Need hints on templates

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  1. #1
    Lode Runner
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    Need hints on templates

    Hi,

    I usually separate template class definitions in 3 files, a .h for declaration, a .cpp for method definition and a .hpp for "template-dependent" method definitions. Standard procedure.

    I understand its best to keep the .hpp file to a minimum (to avoid code bloating, long preprocess times, etc.). Bu I'm lazy so I usually just put everything in the .cpp file to start with, and then move the definitions to the .hpp every time there's a compilation error.

    My question is this:
    How am I going to know in advance what I have to put in the .hpp file?
    I understand what a compilation unit is, and I understand why some definitions are needed at compile-time, but I can't seem to apply theory to actual cases.
    Could someone break it down the simple way for me?

    Secondary question:
    What's an official terminology for those methods that need to be defined in the .hpp file. I don't like that "template-dependent" I used earlier

  2. #2
    C++ Witch laserlight's Avatar
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    Your procedure sounds a little strange to me. If you are going to fix the compile errors by moving the class template's function definitions from the source file to an auxiliary header, then you might as well do without the source file and just put all the function definitions in the auxiliary header.

    If you do not want to do this in order "to avoid code bloating, long preprocess times, etc.", read the answer to this FAQ: How can I avoid linker errors with my template classes?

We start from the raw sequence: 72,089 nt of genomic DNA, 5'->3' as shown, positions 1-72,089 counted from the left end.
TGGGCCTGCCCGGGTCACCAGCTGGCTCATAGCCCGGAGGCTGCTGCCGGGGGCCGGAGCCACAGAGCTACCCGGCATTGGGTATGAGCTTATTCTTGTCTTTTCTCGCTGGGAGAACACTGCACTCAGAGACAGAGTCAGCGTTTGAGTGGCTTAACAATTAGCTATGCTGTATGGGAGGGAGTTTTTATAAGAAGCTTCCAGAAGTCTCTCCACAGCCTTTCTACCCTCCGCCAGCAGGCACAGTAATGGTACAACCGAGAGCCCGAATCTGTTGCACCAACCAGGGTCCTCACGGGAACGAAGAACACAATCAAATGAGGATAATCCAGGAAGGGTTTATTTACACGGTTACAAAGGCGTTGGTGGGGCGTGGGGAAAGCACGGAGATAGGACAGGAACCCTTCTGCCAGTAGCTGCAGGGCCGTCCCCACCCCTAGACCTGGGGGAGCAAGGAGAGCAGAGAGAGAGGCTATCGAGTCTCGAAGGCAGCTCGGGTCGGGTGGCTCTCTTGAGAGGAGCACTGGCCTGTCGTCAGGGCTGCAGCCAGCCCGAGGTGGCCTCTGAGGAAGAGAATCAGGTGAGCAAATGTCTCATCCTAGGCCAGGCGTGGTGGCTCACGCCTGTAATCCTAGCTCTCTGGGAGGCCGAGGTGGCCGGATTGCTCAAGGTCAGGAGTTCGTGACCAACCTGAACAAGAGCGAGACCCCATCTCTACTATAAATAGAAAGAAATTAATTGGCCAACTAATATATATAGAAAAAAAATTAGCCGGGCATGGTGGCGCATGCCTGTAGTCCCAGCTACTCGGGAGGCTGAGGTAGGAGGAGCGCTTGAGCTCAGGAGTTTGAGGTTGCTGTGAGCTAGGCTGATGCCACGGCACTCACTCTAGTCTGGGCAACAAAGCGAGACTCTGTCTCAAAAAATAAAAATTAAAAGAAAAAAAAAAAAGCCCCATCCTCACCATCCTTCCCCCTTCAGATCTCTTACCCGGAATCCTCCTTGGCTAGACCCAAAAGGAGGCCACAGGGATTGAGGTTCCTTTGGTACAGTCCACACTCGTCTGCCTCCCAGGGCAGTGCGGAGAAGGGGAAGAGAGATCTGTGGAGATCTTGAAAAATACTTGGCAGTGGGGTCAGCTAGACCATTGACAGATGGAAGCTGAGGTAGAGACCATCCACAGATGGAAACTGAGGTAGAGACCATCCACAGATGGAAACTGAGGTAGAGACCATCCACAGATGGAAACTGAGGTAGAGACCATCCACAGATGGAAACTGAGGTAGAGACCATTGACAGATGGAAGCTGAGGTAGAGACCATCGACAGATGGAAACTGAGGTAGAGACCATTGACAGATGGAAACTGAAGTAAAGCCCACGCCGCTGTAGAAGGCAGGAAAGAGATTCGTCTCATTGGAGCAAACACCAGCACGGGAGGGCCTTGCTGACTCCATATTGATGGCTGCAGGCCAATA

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  3. #3
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    Quote Originally Posted by laserlight View Post
    Your procedure sounds a little strange to me. If you are going to fix the compile errors by moving the class template's function definitions from the source file to an auxiliary header, then you might as well do without the source file and just put all the function definitions in the auxiliary header.
    Sure, that works too.
    I'm familiar with the method presented by Marshall Kline, too.
    I'm just trying to understand what needs to go in the auxiliary header and what can be in the source file, if I want to do things that way.
    Call it curiosity, I just want to understand C++ better instead of just "making it work".

  4. #4
    and the Hat of Guessing tabstop's Avatar
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    Quote Originally Posted by krappa View Post
    Sure, that works too.
    I'm familiar with the method presented by Marshall Kline, too.
    I'm just trying to understand what needs to go in the auxiliary header and what can be in the source file, if I want to do things that way.
    Call it curiosity, I just want to understand C++ better instead of just "making it work".
    If it's got a template in it, it needs to go in the auxiliary header. Template code is not generated unless it is instantiated (until that far-off day when "export" works, or we all start using Comeau), so any source that's just a bunch of template classes/functions/etc that doesn't actually use those classes/functions/etc won't actually generate any code.

  5. #5
    C++ Witch laserlight's Avatar
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    Quote Originally Posted by krappa
    I'm just trying to understand what needs to go in the auxiliary header and what can be in the source file, if I want to do things that way.
    All non-template function definitions can go in the source file. All function template definitions, as well as definitions of member functions belonging to class templates, would go in the auxiliary header. Kline somewhat answered this in Why can't I separate the definition of my templates class from it's declaration and put it inside a .cpp file?
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